This is an introduction to my new blog, called "Those Pre-Pro Whiskey Men!" It is a spin-off from my earlier and current blog called "Bottles, Booze and Back Stories" with a web address of bottlesboozeandbackstories(at)blogspot.com. That earlier blog is devoted to a wide range of subjects, loosely arranged around bottle and ceramics collecting, whiskey and other alcoholic beverages, and esoteric bits of history. It has attracted a modest audience of collectors, genealogists, friends, relatives and idle curiosity seekers.
This blog is aimed at an even more esoteric audience: Persons interested in the American whiskey industry before the advent of National Prohibition in 1920. That date marks a distinct watershed in the making and marketing of whiskey. After Repeal things would never be the same. The "Dry" 14 years had meant the demise of literally thousands of distilleries, liquor distributors, saloons and brand names from all across the Nation. In their place after 1934 emerged a few large organizations and a diminished number of brands.
Nevertheless, making and selling whiskey from the founding of the U.S. was a major industry. George Washington, we know, was an important early distiller. The men who over time built and maintained this industry often had interesting and notable careers. In addition to their histories are the artifacts they have left behind in many forms, items that often are avidly collected today.
In recent years a very small group of individuals has attempted to gather historical material on as many of these whiskey men and their products as possible. I am fortunate to have been acquainted with several of them. One pioneer was Robert E. Snyder of Amarillo, Texas, who died this year. His work in researching whiskey brands and companies began when he was writing three books featuring whiskey miniature bottles. In 1980 Bob also published a book on whiskey ads and other ephemera called "Whiskey Paper." More recently he sold a binder reference that lists hundreds of pre-Prohibition whiskey brands, the outfits that produced them, and their location. His contribution was enormous.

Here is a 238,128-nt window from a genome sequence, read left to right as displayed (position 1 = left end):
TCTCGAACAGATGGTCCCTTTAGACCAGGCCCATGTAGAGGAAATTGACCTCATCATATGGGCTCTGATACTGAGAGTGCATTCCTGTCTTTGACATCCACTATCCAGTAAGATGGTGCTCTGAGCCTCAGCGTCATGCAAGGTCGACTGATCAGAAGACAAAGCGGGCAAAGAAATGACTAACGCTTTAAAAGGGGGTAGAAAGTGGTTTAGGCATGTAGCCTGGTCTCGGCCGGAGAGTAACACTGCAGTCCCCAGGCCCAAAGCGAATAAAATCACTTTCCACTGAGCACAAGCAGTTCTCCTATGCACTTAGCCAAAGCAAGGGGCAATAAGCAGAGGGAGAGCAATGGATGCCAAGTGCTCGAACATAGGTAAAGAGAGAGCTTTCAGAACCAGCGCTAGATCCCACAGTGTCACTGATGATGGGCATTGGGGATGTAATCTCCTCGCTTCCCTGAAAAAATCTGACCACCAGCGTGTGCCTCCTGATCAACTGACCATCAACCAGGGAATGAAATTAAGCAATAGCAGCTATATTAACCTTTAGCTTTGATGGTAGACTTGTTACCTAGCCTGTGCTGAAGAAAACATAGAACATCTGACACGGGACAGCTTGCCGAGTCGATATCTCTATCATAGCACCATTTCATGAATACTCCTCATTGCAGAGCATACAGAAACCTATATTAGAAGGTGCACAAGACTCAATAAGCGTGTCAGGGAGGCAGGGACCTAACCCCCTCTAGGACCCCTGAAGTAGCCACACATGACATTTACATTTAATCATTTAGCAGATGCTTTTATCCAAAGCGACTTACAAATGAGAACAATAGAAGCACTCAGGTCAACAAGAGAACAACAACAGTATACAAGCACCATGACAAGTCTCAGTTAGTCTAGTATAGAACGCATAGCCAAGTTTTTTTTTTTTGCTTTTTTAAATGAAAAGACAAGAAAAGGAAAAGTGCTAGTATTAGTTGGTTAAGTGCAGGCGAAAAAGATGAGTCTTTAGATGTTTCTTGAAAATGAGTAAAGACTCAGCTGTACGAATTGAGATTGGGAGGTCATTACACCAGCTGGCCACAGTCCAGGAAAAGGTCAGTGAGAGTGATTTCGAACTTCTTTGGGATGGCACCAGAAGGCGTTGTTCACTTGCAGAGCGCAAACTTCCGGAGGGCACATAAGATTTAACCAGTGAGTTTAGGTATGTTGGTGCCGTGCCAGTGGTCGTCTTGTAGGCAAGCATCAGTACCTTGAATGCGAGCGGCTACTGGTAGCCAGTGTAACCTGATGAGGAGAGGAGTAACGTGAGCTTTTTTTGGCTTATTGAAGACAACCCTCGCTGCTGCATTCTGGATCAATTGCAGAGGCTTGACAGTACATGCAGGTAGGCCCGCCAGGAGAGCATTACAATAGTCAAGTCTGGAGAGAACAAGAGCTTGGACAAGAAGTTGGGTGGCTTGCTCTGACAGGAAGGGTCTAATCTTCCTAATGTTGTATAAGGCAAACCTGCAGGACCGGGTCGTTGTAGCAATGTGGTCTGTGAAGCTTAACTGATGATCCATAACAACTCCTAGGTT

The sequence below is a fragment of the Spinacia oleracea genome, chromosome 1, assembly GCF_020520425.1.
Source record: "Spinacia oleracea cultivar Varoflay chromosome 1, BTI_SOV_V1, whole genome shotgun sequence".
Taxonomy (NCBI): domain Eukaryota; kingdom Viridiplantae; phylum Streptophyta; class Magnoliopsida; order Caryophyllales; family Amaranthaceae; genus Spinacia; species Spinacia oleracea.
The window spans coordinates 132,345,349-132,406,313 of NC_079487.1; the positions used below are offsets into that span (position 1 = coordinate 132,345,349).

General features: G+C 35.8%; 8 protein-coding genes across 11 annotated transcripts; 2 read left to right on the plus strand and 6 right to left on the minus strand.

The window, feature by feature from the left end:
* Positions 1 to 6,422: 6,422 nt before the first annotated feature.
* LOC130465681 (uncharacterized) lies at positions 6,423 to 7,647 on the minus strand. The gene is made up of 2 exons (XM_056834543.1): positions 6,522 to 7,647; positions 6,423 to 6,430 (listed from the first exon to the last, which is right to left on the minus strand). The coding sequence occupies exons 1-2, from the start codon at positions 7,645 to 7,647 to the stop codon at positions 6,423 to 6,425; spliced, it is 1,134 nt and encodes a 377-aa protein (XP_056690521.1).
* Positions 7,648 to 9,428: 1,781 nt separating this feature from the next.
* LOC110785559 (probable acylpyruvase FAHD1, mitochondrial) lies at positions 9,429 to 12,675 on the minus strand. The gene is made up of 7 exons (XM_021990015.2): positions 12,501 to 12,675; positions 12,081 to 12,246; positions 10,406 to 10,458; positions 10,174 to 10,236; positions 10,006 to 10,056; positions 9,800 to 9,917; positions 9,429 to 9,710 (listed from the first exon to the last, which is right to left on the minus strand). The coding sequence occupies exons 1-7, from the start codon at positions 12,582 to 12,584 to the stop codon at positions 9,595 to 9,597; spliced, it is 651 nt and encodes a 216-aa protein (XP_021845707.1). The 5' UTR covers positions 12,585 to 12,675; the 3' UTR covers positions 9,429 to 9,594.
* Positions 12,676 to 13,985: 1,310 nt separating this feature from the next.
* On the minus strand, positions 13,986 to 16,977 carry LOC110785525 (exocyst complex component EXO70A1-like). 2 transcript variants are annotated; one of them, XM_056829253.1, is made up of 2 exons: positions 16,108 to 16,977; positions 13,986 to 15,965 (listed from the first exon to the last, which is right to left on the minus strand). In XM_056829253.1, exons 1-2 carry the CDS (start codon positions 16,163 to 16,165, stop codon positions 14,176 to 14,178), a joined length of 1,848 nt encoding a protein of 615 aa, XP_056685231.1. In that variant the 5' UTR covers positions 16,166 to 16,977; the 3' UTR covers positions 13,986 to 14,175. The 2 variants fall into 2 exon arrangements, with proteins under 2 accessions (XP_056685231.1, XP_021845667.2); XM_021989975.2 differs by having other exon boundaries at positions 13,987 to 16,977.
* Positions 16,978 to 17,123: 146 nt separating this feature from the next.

Bob's work in turn was an inspiration and major source for Dr. Barbara Edmonson, a college professor from Chico, California. Through her collection of old whiskey shot glasses she became interested in research on their origins. She amassed a collection of old directory pages for distilleries and liquor distributors from virtually every major city in the United States. From those and other materials she wrote two books, "Historic Shot Glasses: The Pre-Prohibition Era," (1985, reprinted 1992) and "Old Advertising Spirits Glasses (1998).
Occasioned by my collection of ceramic whiskey jugs, as I began to write extensively on this era, I was in touch with Dr. Edmonson, now deceased, and purchased from her the directory pages. Those played an important part in some 200 articles, many of which have been compiled into two volumes: "The American Whiskey Jug" (2002) and "Mostly Whiskey" (2009). Most of the jug collection subsequently was sold at auction; I currently collect whiskey-related paperweights.
With the dawn of the Internet age another major researcher has emerged. He is Robin Preston of Altanta, Georgia, a shot glass collector. Drawing on the work of Snyder, Edmonson, myself, and others -- as well as his own investigations -- Robin has created the www.pre-pro.com website that makes much of this accumulated research readily available online. With a strong mixture of factual material and images he has taken the data resources to an entirely new level of richness.
Why then a felt need for a new blog on this topic? Two reasons. First, Robin's site is limited by space in providing narrative accounts of the organizations that he documents. Second, over the years I have accumulated a great deal of information on pre-Prohibition whiskey men (few women were ever involved in the trade), information that lends itself to the kind of short illustrated article that a blog makes possible.
In the posts to follow I will relate the stories of many enterprising Americans and their enterprises, illustrating them with appropriate photos and images. My plan is to put up a new post every two weeks or so. If you have just found the site, I hope you will be encouraged to come back from time to time.
Jack Sullivan 4/6/2011